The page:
Under the new deal, Algeria’s Asmidal, a subsidiary of state oil firm Sonatrach, and mining firm Manal agreed with Chinese firms Wuhuan Engineering and Tian’An to create the Algerian Chinese Fertilisers Company, the firms said in a joint statement on Tuesday.

The majority Algerian-owned joint-stock company is to exploit the Bled El Hadba phosphate deposit in Tebessa, transform the product into fertiliser and export it via dedicated facilities at the Annaba port in the country’s far northeast.

“The company will produce about 5.4 million tonnes of fertiliser per year” and once the project is operational, it could create some 6,000 jobs, as well as an additional 24,000 indirectly, the statement said.

Mining near Tunisian border

The deal comes more than three years after Algerian state energy firm Sonatrach and Chinese firm Citic announced a $6 billion deal to mine the same deposit in Tebessa province near the Tunisian border.

They had planned to boost the country’s phosphate output from one million to 10 million tonnes per year, but the project appears to have stalled and a new tender process was launched.

South African white diamond could fetch more than $20 million on auction

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The stone, which is about the size of a chicken’s egg, was mined about 20 years ago in South Africa but is only now coming up for public sale. (Image: Christie’s)

The largest white diamond ever to come to auction will hit the block at Christie’s in Geneva on May 11. The 228-carat, pear-shaped diamond carries a presale estimate of $20 million to $30 million. The stone, which is about the size of a chicken’s egg, was mined about 20 years ago in South Africa but is only now coming up for public sale.

“Right now there is a great appetite in the market for diamonds,” says ​​Rahul Kadakia, the international head of jewelry at Christie’s. The firm also brokered the gem’s initial private sale to a collector, who held on to it for most of the past two decades. “With the market the way it is—in 2021 there was a huge resurgence both in the art market and the jewelry market—the second owner approached us and said, ‘How would you feel about marketing this for us at public auction?’”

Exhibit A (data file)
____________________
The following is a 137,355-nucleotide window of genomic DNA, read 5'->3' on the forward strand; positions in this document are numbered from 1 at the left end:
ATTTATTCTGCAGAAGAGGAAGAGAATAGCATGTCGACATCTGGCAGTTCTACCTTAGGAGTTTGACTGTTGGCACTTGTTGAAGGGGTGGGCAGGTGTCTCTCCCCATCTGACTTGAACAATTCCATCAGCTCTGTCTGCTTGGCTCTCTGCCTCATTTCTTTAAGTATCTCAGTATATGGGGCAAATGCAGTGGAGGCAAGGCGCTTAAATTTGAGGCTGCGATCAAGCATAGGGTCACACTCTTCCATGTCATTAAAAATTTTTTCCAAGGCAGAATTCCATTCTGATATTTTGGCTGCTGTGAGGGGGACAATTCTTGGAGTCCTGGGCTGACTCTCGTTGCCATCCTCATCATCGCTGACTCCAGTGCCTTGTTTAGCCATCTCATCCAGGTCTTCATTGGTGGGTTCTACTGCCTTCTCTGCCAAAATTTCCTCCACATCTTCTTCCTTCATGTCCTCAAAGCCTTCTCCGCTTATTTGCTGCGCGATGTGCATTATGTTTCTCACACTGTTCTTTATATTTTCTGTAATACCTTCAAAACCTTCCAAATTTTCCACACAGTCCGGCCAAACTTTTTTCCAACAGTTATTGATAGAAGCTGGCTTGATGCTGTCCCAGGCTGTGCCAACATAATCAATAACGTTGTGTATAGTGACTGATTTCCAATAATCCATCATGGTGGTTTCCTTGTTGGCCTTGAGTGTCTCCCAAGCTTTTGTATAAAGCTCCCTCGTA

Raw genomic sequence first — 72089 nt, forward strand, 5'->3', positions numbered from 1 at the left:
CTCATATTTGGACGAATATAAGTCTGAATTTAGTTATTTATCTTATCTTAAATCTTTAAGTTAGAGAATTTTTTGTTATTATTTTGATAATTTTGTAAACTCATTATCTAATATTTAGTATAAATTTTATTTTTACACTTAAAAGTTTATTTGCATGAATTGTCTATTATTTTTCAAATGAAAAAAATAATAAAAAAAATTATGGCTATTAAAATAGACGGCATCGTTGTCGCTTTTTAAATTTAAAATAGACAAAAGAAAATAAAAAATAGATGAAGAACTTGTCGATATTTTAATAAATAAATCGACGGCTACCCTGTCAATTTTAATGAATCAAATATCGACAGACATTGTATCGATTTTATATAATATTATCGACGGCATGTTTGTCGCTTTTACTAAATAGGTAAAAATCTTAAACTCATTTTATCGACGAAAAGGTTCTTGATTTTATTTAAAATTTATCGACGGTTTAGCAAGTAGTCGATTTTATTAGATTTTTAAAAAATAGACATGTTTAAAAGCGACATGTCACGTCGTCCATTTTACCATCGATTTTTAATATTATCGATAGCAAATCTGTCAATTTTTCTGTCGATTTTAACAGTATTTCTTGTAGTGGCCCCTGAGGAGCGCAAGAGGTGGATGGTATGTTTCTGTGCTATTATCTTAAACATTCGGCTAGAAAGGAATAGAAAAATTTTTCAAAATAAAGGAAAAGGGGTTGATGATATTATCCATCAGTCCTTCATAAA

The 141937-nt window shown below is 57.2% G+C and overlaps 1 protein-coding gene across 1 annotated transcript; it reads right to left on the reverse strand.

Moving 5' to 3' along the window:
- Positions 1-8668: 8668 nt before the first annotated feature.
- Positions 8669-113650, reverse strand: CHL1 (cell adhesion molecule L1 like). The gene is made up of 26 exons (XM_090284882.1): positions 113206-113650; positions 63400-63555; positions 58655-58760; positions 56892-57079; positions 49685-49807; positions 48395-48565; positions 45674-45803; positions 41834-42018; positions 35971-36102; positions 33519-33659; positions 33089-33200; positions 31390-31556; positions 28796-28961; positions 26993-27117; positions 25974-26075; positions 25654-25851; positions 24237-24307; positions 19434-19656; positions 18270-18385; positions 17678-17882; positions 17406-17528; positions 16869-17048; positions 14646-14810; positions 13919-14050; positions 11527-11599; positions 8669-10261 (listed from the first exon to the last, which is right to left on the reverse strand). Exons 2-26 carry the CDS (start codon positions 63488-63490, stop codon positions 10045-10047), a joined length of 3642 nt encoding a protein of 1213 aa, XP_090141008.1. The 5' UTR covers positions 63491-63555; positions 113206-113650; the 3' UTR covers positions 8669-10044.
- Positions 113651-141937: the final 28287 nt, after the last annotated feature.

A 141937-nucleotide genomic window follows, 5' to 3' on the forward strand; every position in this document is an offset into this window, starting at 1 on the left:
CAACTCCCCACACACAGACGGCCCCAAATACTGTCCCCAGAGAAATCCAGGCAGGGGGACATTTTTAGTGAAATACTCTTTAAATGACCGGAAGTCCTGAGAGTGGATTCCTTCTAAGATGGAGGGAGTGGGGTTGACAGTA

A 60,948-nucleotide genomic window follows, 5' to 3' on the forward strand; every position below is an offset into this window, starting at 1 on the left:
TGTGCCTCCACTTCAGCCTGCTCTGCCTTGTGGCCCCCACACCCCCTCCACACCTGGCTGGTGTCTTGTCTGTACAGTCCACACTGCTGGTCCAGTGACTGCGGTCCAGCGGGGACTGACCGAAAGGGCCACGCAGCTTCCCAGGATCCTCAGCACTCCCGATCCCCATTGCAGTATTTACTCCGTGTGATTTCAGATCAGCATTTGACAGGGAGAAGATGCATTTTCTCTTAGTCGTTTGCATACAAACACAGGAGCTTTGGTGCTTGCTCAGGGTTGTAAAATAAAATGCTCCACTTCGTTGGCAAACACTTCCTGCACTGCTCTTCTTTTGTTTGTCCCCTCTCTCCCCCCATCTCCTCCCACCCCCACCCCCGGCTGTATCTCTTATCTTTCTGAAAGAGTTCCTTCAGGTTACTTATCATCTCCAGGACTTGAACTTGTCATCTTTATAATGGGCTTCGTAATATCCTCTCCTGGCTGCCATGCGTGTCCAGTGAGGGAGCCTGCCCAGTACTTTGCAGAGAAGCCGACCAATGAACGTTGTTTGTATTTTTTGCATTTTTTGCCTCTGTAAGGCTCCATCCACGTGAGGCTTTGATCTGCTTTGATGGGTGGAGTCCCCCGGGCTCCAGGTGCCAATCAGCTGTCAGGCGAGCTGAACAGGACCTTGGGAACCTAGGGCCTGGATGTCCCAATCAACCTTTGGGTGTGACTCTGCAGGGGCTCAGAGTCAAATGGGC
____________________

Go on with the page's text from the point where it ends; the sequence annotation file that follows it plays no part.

Unsurprisingly, Kadakia felt just fine with an assignment to sell a record-breaking gem. “It’s a once-in-a-lifetime opportunity,” he says. “If, after the sale, you come up to me and say, ‘Can you find me another 230-carat diamond?’—well, I can’t.”

Ariana Resources rises on Newmont exploration alliance

The London-quoted equity of Ariana Resources (AIM: AAU) gained more than 10% on Thursday after it announced an exploration alliance with the world’s biggest gold producer, Newmont Corp (NYSE: NEM; TSX: NGT).

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The alliance will focus on copper and gold exploration in south-eastern Europe via Ariana’s 75%-owned Western Tethyan Resources (WTR) subsidiary, focusing on prospective regions within Bosnia and Herzegovina, Bulgaria, Greece, Kosovo, North Macedonia and Serbia.

The Tethyan Metallogenic Belt is one of the world’s foremost metal-producing regions. It is also one of the longest and most extensive, going through 33 countries, with six significant sub-regions differentiated along the belt.

The western side of the belt is the richest and is known for two main periods of gold and copper-rich magmatism, which occurred during the Cretaceous and Cenozoic eras. The Cretaceous aged deposits are dominantly copper-gold porphyry, high-sulphidation epithermal and volcanogenic massive sulphide deposits, whereas, in the Cenozoic magmatic belt, copper is significant in porphyry systems only.

Under the exploration alliance agreement, Newmont will invest $2.5 million in Ariana, based on the 10% premium to the 30-day volume-weighted average price to fund the alliance’s activities. Newmont will also open its regional database to Ariana.


Link for more detailed information